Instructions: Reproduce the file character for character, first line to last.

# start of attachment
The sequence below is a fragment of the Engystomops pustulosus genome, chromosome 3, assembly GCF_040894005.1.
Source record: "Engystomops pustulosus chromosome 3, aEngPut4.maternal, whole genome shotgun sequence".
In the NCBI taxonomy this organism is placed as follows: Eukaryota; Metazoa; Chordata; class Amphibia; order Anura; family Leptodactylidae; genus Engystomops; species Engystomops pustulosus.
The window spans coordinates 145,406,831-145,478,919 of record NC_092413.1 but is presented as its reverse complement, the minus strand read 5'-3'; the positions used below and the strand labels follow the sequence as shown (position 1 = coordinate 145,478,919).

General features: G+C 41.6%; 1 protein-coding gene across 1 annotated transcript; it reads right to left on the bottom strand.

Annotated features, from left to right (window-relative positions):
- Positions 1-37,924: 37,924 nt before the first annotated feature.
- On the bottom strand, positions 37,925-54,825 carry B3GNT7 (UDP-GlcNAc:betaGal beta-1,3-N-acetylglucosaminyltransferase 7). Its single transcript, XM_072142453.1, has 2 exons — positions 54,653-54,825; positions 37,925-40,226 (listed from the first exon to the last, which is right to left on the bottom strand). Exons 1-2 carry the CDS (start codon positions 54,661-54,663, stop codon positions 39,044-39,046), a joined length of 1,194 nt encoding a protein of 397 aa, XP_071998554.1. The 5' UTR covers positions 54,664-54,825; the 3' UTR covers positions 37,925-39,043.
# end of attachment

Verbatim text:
The sequence below is a fragment of the Engystomops pustulosus genome, chromosome 3, assembly GCF_040894005.1.
Source record: "Engystomops pustulosus chromosome 3, aEngPut4.maternal, whole genome shotgun sequence".
In the NCBI taxonomy this organism is placed as follows: Eukaryota; Metazoa; Chordata; class Amphibia; order Anura; family Leptodactylidae; genus Engystomops; species Engystomops pustulosus.
The window spans coordinates 145,406,831-145,478,919 of record NC_092413.1 but is presented as its reverse complement, the minus strand read 5'-3'; the positions used below and the strand labels follow the sequence as shown (position 1 = coordinate 145,478,919).

General features: G+C 41.6%; 1 protein-coding gene across 1 annotated transcript; it reads right to left on the bottom strand.

Annotated features, from left to right (window-relative positions):
- Positions 1-37,924: 37,924 nt before the first annotated feature.
- On the bottom strand, positions 37,925-54,825 carry B3GNT7 (UDP-GlcNAc:betaGal beta-1,3-N-acetylglucosaminyltransferase 7). Its single transcript, XM_072142453.1, has 2 exons — positions 54,653-54,825; positions 37,925-40,226 (listed from the first exon to the last, which is right to left on the bottom strand). Exons 1-2 carry the CDS (start codon positions 54,661-54,663, stop codon positions 39,044-39,046), a joined length of 1,194 nt encoding a protein of 397 aa, XP_071998554.1. The 5' UTR covers positions 54,664-54,825; the 3' UTR covers positions 37,925-39,043.